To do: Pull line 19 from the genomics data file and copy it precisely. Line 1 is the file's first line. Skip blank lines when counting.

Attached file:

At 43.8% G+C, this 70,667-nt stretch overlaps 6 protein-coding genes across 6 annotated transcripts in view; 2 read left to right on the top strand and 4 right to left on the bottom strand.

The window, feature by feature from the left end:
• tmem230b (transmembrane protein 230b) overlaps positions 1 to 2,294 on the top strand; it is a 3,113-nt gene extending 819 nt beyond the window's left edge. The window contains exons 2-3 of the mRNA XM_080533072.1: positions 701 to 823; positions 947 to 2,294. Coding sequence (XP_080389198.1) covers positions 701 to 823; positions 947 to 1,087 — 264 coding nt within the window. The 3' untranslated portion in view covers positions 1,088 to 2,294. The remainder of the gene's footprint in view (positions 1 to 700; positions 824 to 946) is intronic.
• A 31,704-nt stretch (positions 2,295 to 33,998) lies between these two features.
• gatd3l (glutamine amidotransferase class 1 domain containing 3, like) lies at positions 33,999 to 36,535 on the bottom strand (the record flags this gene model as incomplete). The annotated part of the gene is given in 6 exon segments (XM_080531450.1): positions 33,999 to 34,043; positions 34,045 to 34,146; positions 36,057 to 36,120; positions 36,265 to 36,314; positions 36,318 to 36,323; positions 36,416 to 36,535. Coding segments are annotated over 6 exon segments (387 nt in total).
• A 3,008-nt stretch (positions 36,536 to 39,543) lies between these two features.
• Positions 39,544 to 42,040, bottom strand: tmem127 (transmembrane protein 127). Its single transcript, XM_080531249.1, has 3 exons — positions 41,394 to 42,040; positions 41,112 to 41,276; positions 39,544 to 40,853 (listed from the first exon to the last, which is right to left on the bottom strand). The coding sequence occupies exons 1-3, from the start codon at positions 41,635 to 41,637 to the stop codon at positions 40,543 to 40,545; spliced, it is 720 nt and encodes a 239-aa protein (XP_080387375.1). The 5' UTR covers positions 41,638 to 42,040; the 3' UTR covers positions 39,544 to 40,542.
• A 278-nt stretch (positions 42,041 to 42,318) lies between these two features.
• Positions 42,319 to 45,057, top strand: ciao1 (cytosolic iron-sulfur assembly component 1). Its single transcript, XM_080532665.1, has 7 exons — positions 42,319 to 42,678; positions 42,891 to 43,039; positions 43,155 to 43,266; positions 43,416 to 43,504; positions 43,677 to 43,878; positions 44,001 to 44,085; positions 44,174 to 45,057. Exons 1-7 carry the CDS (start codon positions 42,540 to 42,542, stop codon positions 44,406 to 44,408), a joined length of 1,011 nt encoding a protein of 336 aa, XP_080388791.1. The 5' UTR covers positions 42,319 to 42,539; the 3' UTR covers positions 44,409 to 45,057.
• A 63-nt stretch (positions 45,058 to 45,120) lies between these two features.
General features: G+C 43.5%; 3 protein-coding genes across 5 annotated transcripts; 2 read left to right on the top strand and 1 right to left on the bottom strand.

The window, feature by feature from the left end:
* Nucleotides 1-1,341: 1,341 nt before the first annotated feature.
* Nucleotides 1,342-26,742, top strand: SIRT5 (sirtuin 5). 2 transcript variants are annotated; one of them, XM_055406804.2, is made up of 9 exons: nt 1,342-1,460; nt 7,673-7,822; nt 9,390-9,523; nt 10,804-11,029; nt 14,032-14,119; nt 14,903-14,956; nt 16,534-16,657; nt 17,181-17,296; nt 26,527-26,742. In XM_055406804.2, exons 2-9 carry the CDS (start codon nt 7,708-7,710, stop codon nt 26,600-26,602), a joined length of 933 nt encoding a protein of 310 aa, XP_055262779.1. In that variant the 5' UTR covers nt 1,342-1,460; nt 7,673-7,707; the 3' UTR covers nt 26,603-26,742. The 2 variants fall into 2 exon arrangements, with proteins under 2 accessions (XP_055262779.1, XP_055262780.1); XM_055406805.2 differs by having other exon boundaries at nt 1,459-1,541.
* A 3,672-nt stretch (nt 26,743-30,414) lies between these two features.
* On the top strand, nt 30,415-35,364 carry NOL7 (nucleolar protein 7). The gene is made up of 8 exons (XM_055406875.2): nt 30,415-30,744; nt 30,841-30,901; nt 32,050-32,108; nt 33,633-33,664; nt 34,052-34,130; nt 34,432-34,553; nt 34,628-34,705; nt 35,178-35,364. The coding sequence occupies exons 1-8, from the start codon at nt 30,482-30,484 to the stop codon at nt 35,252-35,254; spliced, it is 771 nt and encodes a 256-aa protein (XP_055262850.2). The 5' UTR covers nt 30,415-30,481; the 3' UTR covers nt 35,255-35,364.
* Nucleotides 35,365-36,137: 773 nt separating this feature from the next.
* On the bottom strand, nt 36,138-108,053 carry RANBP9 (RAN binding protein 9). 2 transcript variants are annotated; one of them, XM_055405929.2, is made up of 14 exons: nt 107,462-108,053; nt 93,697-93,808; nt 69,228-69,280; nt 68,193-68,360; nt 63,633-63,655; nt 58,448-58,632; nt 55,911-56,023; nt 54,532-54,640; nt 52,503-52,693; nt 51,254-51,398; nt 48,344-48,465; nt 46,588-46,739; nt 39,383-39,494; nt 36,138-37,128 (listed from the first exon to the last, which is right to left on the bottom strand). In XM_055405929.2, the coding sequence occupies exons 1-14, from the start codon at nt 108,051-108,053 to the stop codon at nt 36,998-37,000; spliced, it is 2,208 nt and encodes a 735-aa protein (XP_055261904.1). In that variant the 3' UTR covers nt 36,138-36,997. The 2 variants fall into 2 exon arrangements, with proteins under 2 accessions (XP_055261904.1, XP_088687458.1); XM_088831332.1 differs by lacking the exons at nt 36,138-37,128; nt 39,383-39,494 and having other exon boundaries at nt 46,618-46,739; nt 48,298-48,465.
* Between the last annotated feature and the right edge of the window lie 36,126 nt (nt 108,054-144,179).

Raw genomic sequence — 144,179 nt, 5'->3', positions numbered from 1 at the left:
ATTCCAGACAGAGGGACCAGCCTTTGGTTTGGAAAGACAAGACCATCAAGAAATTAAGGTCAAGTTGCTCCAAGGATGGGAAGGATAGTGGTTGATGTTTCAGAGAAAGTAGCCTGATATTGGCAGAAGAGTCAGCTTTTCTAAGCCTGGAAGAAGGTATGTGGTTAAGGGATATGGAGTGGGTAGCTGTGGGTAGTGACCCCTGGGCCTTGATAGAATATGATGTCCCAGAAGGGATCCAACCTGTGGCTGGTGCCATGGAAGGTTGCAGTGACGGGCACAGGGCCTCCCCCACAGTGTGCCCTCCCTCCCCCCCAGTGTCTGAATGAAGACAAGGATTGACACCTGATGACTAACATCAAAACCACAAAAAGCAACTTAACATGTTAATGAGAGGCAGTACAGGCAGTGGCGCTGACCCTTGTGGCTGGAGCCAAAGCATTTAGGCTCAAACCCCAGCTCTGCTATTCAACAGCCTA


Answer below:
* Between the last annotated feature and the right edge of the window lie 36,126 nt (nt 108,054-144,179).